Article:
Chicago’s Super Bowl hopes came crumbling down last year with a missed kick by Cody Parkey in the Wild Card matchup against the Philadelphia Eagles. Coined as the “double doink,” the ball bounced twice on different parts of the goal post forcing the Bears to lose 15–16. Although a heart-breaking loss that would lead to an uproar from fans, the 2018 season needs to be viewed as a breathe of fresh air for this organization and fan base. The Bears have been competing against the dominance of Aaron Rodgers and a resurgent Minnesota Vikings, keeping them as an afterthought in the NFC North. The 2018 regular season showed improvement from Mitch Trubisky and an insanely dominant defense led by former Oakland Raider, Khalil Mack.
Getting bounced from the playoffs in the Wild Card game is definitely a let down, but 2018 was the Bears first time to the playoffs since 2010. The Bears organization made several great moves to turn their team around, but the best move they did was bringing in Matt Nagy to replace John Fox. The coaching change coupled with Trubisky’s leap forward as a quarterback and Mack’s savagery on defense are big reasons for their success. Another year with this group together should result in a good 2019 season. They made great adjustments to the roster that should keep them as the favorite for the NFC North.
The 2019 off-season was a bit more calm compared to the 2018 off-season. As the new league year approached on March 13, the Bears did not make any big time signings. Instead, a more reasonable approach was taken to address positions of need. While the Bears roster remained mostly intact, the offensive side of the ball had some room for improvement. The Bears finished ninth in scoring, so you ask “where is the room for improvement?” They also finished 21st in yardage.
The first most notable move was trading Jordan Howard to the Philadelphia Eagles. As soon as Nagy arrived, rumors swirled that Howard was not a good fit at all for his system. To address the departure of Howard, the Bears brought in Mike Davis through free agency, signed Cordarrelle Patterson and then drafted David Montgomery. These new additions all have better hands than Howard, which should compliment Trubisky this year.
Another area on the offense that was addressed was the wide receiver group. The group already had Allen Robinson, Taylor Gabriel, and Anthony Miller. To that group, the Bears added Riley Ridley and an un-drafted rookie Emanuel Hall. The Bears find themselves with one of the more faster groups of receivers. Other notable moves for the offense would be along the offensive line by resigning Bobby Massie, Ted Larsen and signing Cornelius Lucas.
Even with some key losses defensively, GM Ryan Pace did a good job filling the holes. The Bears saw Bryce Callahan and Adrian Amos leave the team. But in their place Buster Skrine, draft pick Duke Shelley and Ha Ha Clinton-Dix should make it difficult for opposing quarterbacks. Aaron Lynch re-signed with the Bears, giving them good depth at outside linebacker. Additionally Isaiah Irving, outside linebacker, and Roy Robertson-Harris, defensive end, bolster depth on an already stout defensive unit.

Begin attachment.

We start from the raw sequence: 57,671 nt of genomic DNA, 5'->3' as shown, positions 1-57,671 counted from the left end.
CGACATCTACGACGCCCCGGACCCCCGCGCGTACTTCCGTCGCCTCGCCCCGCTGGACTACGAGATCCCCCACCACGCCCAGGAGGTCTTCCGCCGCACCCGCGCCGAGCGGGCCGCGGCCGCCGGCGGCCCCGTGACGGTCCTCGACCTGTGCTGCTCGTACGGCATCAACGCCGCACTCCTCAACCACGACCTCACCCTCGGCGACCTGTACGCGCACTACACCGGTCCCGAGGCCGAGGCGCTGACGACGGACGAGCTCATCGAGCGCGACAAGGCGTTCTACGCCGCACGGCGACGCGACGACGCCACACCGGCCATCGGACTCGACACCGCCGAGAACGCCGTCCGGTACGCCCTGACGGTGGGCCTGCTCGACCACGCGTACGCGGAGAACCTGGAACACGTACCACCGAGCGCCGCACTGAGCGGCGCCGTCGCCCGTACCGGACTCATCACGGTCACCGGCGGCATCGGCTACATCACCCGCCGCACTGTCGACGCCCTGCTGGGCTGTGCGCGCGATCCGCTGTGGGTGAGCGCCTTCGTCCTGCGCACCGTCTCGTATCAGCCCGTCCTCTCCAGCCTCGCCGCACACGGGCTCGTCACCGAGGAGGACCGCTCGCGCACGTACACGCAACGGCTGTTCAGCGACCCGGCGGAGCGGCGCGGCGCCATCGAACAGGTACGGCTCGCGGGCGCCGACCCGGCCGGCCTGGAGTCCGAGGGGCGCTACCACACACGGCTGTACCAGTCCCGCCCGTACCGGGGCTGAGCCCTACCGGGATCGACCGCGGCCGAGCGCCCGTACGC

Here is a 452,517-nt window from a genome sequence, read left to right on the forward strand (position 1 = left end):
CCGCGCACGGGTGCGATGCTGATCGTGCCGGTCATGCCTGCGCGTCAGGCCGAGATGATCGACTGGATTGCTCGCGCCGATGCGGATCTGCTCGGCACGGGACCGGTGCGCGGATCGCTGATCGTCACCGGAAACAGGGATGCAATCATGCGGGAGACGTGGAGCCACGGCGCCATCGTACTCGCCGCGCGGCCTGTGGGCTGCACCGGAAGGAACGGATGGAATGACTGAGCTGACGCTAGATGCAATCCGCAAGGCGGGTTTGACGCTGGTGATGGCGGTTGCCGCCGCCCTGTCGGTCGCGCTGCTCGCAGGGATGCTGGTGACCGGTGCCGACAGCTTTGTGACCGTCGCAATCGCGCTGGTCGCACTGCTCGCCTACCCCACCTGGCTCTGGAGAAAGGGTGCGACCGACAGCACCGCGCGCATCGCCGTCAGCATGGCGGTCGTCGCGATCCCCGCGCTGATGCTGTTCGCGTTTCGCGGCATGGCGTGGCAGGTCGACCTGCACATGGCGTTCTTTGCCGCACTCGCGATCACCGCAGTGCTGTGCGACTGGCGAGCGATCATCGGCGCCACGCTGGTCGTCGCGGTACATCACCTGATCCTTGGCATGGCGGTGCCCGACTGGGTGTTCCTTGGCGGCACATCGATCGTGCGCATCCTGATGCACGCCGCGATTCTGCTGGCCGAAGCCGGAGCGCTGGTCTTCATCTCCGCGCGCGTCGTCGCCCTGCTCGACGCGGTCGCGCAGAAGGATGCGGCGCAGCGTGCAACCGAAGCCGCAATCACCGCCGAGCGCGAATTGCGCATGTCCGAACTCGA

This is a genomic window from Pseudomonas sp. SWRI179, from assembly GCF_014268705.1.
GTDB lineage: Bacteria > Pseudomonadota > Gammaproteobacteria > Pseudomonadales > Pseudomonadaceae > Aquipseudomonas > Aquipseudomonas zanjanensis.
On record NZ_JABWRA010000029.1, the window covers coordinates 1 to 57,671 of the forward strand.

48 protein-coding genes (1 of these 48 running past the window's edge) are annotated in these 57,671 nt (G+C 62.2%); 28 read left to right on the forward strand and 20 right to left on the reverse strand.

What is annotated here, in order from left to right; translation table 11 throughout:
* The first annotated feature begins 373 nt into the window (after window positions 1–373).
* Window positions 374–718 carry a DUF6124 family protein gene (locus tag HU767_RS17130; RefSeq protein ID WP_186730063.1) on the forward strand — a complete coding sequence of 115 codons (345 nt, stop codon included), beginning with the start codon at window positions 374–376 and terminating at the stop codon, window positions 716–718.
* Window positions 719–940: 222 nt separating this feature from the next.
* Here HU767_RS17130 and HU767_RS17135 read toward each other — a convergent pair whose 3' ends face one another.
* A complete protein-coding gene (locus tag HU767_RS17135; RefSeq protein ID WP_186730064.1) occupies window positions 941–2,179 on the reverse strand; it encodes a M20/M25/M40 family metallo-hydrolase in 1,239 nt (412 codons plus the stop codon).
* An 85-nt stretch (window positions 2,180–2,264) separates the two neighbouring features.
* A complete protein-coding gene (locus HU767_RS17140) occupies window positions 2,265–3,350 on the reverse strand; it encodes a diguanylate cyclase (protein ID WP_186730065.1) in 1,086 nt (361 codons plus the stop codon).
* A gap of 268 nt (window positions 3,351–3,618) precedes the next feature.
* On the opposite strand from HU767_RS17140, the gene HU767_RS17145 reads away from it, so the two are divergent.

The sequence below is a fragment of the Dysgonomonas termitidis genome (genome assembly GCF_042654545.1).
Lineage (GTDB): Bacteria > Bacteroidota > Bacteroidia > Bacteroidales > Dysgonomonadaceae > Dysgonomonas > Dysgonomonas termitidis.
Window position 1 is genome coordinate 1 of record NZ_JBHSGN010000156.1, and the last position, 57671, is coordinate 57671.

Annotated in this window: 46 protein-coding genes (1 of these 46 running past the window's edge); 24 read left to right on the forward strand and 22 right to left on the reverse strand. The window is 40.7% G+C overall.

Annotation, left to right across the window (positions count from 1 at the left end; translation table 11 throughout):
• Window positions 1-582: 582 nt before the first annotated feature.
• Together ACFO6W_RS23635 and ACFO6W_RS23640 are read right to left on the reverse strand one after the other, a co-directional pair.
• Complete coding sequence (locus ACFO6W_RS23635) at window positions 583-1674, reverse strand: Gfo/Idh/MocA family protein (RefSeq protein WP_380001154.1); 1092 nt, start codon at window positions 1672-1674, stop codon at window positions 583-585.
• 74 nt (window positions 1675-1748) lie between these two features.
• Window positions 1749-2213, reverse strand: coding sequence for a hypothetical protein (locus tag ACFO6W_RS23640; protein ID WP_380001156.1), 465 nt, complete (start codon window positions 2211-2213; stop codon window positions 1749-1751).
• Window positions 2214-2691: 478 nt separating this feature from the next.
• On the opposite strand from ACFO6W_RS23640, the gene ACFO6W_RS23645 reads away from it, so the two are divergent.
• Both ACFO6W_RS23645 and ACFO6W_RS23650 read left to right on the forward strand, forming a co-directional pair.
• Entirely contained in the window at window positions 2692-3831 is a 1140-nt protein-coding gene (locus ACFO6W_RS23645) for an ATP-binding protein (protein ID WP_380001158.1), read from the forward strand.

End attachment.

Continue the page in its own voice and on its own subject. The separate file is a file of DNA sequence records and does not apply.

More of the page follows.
Trubisky could be a huge steal at the quarterback position for the fantasy year. He made a leap forward last year in comparison to his rookie year. He will now be in that same system that made him much better for a second year with mostly the same and arguably upgraded offensive weapons. To cap it off, Trubisky does have some rushing appeal. Last year he rushed for 43 yards five times. He is going very late in drafts, and if you adopt the “draft a quarterback late” approach, he could help you win it all.
This backfield might be a bit of a risk as it does seem quite crowded at the moment. Tarik Cohen, Davis and Montgomery are all likely to see time on the field. Cohen has established himself as a good flex with how fast he is and his ability to catch the ball. Davis or Montgomery could be the guy, however Montgomery has more appeal at this moment in dynasty leagues. Be careful taking these guys, as this backfield likely needs some time to settle. All could be used as viable flex plays, but it is risky.
Bear wide receivers might be very tricky. All these guys seem very fast and it could be hard to pin point just one as the “star.” I think this season if you are drafting Gabriel, Miller or Robinson you are essentially throwing darts at a wide receiver dart board. One week we will see one of these guys blow up, only to kill you with a dangerously low floor the following week. Probably best to avoid these guys as I think these pass catching options benefit only Trubisky.
It is safe to say this Bears defense is probably one of the first to come off the board in most drafts. If they are anything like last year, they are worth taking as the first defense. However, in terms of fantasy defenses are to volatile to take too early. I was fortunate to get them as my last pick in one league last year and reaped the benefits. Taking an early swing at the Bears defense might be tempting, but not advised. Gauge your league, if you know them well enough perhaps you can get this defense in the late rounds without sacrificing good picks for depth.
This team came off an impressive 12–4 regular season with epic defensive performances. They dominated the NFC North for the first time in a long time. It won’t be easy though, as Rodgers still leads the charge for the Green Bay Packers, and the Minnesota Vikings have an all round impressive roster. With only a few adjustments needed this offseason, I think the Bears enter the season as the NFC North favorites, remaining at the top of this division with 11 wins.
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